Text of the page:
New York's Cooperative and Condominium Community

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Climate Tech Industry Pushes to Keep Local Law 97 Intact

New York City

Local Law 97, co-op and condo pushback. Tech for Local Law 97, climate change, building carbon emissions.
Aug. 14, 2023

There has been no shortage of pushback against Local Law 97, the linchpin of the city's ambitious Climate Mobilization Act. Co-ops and condos have filed a lawsuit to block the law, which requires larger buildings to reduce their carbon emissions under prescribed caps — or pay stiff fines. A bill before the city council seeks to push enforcement from 2024 to 2031. And various measures seek to exempt garden apartment complexes.

Now there's pushback to the pushback.

More than 200 innovators in the booming sector of climate technology are calling on Mayor Eric Adams to resist appeals to weaken Local Law 97. Calling itself Tech for Local Law 97, the group has sent a letter to Adams encouraging his administration to prioritize the law not just as an essential measure to combat the climate crisis, but also to foster the city as a burgeoning hub of climate technology, Crain's reports.

“We understand that you are under intense pressure from well-organized special interests seeking to weaken or even gut this landmark piece of legislation,” the letter states. “We therefore call on you to stand strong in the name of urgent climate action, certainly, but also because climate-tech is the future.”

It's worth noting that the dozens of technology innovators behind the letter — including BlocPowerTurner Construction and Square Root Urban Growers — stand to profit from Local Law 97, and likely would benefit more if it is strictly enforced. Even so, if nothing changes, most buildings that are over 25,000 square feet, including co-ops and condos, must begin to comply with Local Law 97’s carbon emission caps less than five months from now. About 80% of the buildings covered by the law already meet the 2024 caps, but that number will decline sharply as the caps become more stringent in the future.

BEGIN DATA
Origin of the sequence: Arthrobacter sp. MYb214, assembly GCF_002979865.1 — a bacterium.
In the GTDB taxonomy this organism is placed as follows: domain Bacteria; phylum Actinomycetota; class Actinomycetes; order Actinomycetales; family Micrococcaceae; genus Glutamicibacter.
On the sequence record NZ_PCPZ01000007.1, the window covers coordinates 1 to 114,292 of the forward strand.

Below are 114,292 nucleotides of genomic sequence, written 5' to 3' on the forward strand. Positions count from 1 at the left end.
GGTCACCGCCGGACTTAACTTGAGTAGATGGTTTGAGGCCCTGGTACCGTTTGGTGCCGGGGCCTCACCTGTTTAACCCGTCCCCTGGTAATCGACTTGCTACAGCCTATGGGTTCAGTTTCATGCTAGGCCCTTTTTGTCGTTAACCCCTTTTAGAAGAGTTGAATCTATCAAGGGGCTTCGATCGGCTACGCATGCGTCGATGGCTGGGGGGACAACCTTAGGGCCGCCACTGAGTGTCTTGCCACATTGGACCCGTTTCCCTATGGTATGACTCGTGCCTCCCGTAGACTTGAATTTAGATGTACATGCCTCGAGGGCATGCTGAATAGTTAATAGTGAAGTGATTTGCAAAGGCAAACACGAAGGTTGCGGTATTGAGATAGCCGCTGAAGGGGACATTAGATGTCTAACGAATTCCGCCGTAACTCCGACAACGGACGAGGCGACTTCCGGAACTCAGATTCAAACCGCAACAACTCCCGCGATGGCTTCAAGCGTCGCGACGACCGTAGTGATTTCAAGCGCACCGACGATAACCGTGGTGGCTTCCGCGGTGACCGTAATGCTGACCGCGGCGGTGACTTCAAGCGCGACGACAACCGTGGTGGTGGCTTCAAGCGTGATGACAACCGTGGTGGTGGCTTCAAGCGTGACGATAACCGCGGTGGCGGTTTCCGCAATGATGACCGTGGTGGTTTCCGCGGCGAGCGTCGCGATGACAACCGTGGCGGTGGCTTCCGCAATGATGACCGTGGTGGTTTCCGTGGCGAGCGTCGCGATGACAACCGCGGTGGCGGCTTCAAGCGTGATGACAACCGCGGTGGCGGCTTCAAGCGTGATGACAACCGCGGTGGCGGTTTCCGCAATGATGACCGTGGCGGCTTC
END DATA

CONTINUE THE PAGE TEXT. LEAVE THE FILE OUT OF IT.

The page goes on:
Compliance can be a time-consuming endeavor that depends on a mix of factors: building type, age, finances, and how well — or poorly — a building is maintained. Retrofits can easily cost tens of thousands of dollars, if not millions, and financing those upgrades falls squarely on the property owner. However, there are significant funding sources available from utilities and city, state and federal governments.

To understand those funding options and plan their carbon-reduction strategy, co-op and condo boards are advised to connect with the city's free NYC Accelerator program to help get them started. Owners who believe high emissions from their buildings are due to a "special circumstance" have until January 1, 2025 to apply for an initial emissions cap adjustment. To apply for an adjustment, visit DOB NOW.

Department of Buildings officials issued the first batch of rules that govern the law in January, but key questions remain, including details around enforcement, additional financing tools, and how the city will reduce fines or alter longer-term emissions targets for owners who can prove they’ve made a “good faith effort" to comply. That second batch of rules is expected to be released this summer. Many co-op and condo boards are waiting with a mixture of hope and dread.

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